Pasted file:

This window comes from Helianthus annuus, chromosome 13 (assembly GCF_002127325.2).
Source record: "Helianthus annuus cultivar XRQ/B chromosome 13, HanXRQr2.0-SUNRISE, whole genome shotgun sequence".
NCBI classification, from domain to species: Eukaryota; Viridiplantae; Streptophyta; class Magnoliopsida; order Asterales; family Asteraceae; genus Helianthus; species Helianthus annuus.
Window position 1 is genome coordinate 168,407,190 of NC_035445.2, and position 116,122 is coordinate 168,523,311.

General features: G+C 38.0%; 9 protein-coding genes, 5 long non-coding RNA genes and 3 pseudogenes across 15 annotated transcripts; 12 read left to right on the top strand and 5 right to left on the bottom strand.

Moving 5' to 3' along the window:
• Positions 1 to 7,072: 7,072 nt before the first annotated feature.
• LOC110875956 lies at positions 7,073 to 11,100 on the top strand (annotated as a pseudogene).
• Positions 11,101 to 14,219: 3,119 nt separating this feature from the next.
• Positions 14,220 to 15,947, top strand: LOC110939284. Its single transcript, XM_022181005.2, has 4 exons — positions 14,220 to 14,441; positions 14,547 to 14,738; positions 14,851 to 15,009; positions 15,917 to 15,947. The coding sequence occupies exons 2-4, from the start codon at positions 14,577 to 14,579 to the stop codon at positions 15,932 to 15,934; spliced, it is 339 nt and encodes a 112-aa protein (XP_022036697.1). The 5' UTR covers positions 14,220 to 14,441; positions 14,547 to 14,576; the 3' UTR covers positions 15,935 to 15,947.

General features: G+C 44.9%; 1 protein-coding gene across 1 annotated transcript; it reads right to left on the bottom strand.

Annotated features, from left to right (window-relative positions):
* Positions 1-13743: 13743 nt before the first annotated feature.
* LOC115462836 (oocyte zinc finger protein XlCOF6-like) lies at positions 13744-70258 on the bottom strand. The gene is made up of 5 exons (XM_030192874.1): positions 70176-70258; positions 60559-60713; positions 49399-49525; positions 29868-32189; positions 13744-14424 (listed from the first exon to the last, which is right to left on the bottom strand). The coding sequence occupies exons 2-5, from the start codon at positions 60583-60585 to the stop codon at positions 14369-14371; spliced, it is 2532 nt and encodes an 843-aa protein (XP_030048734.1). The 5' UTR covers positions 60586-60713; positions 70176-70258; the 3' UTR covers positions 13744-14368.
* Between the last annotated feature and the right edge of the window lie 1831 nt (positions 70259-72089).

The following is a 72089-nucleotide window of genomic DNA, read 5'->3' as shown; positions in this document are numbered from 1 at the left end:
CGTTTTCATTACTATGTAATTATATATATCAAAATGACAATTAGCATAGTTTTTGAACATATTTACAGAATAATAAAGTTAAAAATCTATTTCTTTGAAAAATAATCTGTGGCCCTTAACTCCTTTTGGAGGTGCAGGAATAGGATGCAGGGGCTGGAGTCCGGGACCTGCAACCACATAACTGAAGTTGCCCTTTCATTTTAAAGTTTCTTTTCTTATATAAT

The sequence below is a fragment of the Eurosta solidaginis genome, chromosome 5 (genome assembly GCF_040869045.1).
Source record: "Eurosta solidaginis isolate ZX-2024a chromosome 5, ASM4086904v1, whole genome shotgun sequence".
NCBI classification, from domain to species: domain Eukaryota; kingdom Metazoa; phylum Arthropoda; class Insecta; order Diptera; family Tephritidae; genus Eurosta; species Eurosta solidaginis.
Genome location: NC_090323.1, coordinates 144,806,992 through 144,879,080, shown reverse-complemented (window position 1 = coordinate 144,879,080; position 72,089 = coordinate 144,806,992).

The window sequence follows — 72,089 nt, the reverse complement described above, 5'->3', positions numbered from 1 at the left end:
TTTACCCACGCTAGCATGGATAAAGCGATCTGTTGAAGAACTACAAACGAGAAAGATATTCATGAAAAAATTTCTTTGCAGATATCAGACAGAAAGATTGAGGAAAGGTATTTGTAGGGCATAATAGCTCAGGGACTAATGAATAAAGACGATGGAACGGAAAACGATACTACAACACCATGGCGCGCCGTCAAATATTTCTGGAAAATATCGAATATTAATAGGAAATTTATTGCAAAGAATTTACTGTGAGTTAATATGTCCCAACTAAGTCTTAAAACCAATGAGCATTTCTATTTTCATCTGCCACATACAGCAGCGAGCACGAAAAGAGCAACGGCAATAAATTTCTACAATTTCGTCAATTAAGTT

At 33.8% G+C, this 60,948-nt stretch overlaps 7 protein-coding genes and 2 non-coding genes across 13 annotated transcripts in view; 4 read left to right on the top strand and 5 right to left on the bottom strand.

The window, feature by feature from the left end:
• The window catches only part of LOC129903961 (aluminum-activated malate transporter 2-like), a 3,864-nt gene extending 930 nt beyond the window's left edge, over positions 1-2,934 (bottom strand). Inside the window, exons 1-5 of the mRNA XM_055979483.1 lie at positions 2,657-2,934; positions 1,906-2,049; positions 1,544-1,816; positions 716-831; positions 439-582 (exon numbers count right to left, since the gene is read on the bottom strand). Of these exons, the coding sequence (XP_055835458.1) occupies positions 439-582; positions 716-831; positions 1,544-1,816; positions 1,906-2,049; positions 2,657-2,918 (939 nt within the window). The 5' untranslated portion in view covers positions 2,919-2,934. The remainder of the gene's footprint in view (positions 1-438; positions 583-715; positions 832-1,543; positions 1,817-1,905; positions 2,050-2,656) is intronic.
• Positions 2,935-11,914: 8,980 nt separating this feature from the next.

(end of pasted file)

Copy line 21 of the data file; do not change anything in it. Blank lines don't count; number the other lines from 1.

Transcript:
Genome location: NC_090323.1, coordinates 144,806,992 through 144,879,080, shown reverse-complemented (window position 1 = coordinate 144,879,080; position 72,089 = coordinate 144,806,992).